For his recreation of an authentic fragrance, Roja used geranium, rose, lavender and patchouli blended with clove, clary sage, vetiver, cedarwood, and oakmoss. Further enhanced by Tonka bean, coumarin, labdanum, beeswax, civet, benzoin and contemporary spices, all these ingredients were popular in perfumery and used in only the highest quality fragrances favored by those who could afford them. It was important to Roja to use materials that he knew were entirely correct for the period. "To capture the spirit of a Early Stuart England, it is essential to understand the tastes and attitudes towards perfume at this time. The only two scented floral materials indigenous to Britain were—and still are—lavender and rose, which were often joined with oils from various herbs."

"Throughout 17th Century England, scented powders were used in the hair, whilst floral waters were liberally doused on the skin to counteract bodily odor and some of the more unpleasant smells prevalent at the time. Complex fragrances also came into play at this time, continuing a trend made popular during the reign of Elizabeth I, who was herself a great perfume lover. Spices, musk and ambergris joined with exotic materials including frankincense and myrrh, through to the much-loved benzoin with its soft and rounded vanillic odor."

Together with rarely seen portraits of the period and incredible objects from the vast collection of the Museum of London, the treasure brings together emeralds from the mines of Colombia, Indian diamonds and pearls from Bahrain; the perfume wafts its way among the pools of light shining on the glass cases containing the Hoard. One can imagine tendrils of scented smoke escaping from the pierced wooden doorway the fragrance itself is hidden behind—though in fact it is soaked into a sea sponge, Roja revealed to me when I asked how the perfume was conveyed to visitors to the exhibition.

As we follow the guided tour around the exhibits, we come closer to the display case containing the perfume bottle I have so longed to see. On a wall immediately behind is a large screen showing close up images of the elaborate details, but on seeing the little bottle itself it is quite staggering to wonder at the craftsmanship needed to work on such a small object. Indeed, the act of smelling the perfume Roja has recreated almost feels like being Alice in Wonderland, reaching for the handle of a tiny door and pulling it towards you, leaning forward as though taking confession or a communion wafer. It is a brilliant idea and serves to make the the act of smelling the perfume even more special—it feels oddly humbling and personal, something I cannot quite put into words and only hope you get to experience for yourself.

Roja is quite obviously passionate about history and relished the opportunity of bringing a piece of history to life:

"I love that 17th Century London was such an important port of entry for exotic goods arriving from every corner of the known world. The idea that scent can re-connect moments in time with one drop and one breath utterly captivates me. And this is something that I kept in the back if my mind at all times when creating this fragrance. The result of blending the intoxicating fragrance of Tonka bean with that of rose and lavender and rich spices as formed an extremely distinctive, spicy and warm creation fit for the dazzling treasure trove that is the Cheapside Hoard."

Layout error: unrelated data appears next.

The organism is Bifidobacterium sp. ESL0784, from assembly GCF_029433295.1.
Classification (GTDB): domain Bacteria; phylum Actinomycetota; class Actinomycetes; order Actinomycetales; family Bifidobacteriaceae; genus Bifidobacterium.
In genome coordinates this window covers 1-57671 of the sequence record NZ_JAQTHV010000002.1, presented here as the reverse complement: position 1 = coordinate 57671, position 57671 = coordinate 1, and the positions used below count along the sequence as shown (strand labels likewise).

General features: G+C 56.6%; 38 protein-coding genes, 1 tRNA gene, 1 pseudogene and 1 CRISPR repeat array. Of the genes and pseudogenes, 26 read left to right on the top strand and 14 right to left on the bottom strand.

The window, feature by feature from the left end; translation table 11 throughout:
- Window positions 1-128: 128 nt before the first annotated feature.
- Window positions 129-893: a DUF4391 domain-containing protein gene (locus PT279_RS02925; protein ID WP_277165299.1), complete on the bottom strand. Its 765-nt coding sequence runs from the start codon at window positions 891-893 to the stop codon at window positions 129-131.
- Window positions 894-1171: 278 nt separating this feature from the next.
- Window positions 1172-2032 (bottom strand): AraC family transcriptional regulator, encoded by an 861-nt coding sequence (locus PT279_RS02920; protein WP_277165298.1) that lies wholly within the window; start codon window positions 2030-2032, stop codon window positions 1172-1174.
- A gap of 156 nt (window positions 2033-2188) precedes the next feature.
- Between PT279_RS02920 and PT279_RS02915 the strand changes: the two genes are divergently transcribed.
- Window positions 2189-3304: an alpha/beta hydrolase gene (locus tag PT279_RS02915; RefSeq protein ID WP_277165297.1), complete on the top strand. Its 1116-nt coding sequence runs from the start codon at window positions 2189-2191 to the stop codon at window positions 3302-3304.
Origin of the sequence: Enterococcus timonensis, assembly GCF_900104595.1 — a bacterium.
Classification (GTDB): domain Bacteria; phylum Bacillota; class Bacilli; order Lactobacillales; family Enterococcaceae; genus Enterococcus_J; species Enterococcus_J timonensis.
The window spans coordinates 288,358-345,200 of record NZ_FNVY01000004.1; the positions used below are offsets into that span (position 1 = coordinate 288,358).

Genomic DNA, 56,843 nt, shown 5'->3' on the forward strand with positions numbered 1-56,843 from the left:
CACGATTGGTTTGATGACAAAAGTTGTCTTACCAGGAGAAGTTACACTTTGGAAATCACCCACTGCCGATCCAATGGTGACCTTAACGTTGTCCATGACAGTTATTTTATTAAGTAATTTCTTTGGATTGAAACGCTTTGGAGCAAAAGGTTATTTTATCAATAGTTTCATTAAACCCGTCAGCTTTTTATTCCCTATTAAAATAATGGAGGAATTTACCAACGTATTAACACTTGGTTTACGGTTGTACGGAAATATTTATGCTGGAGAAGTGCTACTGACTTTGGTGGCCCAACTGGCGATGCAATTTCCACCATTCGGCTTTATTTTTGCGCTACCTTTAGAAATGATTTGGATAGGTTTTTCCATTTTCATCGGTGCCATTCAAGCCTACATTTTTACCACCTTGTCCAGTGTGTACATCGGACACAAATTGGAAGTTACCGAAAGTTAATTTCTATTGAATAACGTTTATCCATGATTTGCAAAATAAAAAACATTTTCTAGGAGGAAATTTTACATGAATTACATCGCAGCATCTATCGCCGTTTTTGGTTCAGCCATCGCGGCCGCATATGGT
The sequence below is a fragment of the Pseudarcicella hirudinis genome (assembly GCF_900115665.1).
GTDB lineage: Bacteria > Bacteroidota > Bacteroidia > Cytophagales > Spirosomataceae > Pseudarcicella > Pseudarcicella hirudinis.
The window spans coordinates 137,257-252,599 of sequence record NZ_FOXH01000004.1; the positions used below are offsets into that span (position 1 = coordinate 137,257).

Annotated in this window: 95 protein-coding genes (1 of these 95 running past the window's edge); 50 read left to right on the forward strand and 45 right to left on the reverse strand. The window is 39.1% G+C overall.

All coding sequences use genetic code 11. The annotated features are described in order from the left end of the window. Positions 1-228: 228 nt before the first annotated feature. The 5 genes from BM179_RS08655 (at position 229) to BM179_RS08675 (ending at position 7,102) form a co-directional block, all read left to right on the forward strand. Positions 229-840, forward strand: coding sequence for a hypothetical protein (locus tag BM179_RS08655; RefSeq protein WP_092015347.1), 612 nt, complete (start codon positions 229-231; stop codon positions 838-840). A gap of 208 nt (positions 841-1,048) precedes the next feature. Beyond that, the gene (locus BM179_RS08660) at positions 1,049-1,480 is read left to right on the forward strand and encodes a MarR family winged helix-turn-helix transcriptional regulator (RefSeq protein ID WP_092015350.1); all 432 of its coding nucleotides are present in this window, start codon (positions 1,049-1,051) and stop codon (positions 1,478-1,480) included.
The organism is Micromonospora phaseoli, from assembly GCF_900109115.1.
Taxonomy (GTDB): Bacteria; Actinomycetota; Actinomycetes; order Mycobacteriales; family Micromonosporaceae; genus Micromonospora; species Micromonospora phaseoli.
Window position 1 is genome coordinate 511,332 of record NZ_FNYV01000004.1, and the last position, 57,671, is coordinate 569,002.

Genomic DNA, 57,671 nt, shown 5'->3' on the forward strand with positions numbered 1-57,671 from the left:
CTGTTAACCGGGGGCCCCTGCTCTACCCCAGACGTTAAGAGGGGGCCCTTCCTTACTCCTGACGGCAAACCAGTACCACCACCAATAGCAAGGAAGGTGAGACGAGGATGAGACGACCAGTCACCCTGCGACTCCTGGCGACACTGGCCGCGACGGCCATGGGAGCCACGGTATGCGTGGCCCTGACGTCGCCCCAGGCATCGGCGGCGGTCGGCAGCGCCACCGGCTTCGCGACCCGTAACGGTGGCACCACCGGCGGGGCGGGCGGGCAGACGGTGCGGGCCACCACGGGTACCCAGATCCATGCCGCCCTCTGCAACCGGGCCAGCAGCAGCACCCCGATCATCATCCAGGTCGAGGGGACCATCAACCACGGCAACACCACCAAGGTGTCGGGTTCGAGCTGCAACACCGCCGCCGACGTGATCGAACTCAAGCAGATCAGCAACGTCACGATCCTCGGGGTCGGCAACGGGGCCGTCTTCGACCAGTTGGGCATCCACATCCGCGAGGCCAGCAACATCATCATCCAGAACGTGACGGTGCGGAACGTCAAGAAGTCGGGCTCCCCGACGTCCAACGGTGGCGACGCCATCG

Sadly, this wonderful evocation of decadent times long past will not be commercialized—it was created specifically to scent the exhibition and lend visitors an extra layer of understanding in their visit to the museum. Walking around the spotlit cabinets, agog at the gorgeousness within, I really felt the recreation of this 17th Century perfume tied the whole experience together in a way no object—no matter how glorious—can create. To be able to marvel at the beauty of the pieces on display is reason enough to visit this incredible exhibition, but to close your eyes and breathe in the scent of history itself is akin to sensory time travel. Just for a moment, for those few precious seconds, I was right there in the mysterious jeweler's workshop, uncapping my precious perfume bottle and delighting in its fragrance before stepping out into the bustling streets of London once more.

The Cheapside Hoard: London's Lost Jewels is exhibited at The Museum of London, London EC2 and runs until April 27, 2014.

Phone: 0207-7001 9844


Suzy Nightingale (Miss_Nightingale) is a perfume-obsessed writer from the UK who wore Chanel's Coco aged 10 and never looked back. After reviewing her fragrance collection for Fragrantica and receiving positive feedback from fellow members and editors alike, Suzy joined the Fragrantica team to be a UK correspondent.

Reporting on exclusive events, product launches, interviewing perfume makers and discovering brand new labels to enthuse about; she also manages a day job in the world of fashion, while blogging about style, beauty, historical snippets and the various trinkets that catch her eye.


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Fascinating article thanks! I think it's fitting that the scent created will only be for the exhibit - almost a reflection of the fleeting nature of perfume itself. Wonderful that you had a chance to see it, I hope to see it myself when next in London.


Wonderful review. This sounds like an amazing exhibition- worth a trip to London just for this alone. Not to mention other perfume shopping...


What a marvellous review Suzy - such wonderful history, a never to be forgotten experience for you and all those privileged to be able to attend the exhibition. Can just imagine how excited the people were who found this magnificent treasure. Thanks for sharing this with us. Warm Regards, Alexandrarae


I must get to see this exhibition! I love the idea of Roja Dove creating a special fragrance to 'set the scene' for the exhibition. I wonder if that little perfume bottle was ever used? Was it created for a very rich client who never collected it? Was it used as a template to create other, similar, bottles? So many unanswered questions. I read that there were a number of jewellers who occupied that site during the Elizabethan and early Stuart period.


I've been longing to get back to England soon, but this whets my appetite further still. Would that I could see this exquisite exhibition!


The Museum of London is always worth visiting, but this puts it over the top!


I love that the museum commissioned a fragrance to go with the Cheapside Hoard exhibit! It's certainly appropriate, given that a jeweled perfume bottle was one of the items found, but I think it would have been appropriate even if the bottle had not been there. I hope we'll see more museums choosing to add thematic aromas as another "layer" in an exhibit.

Thanks, Suzy!


Wow. Fascinating. I want to go to London just to see this.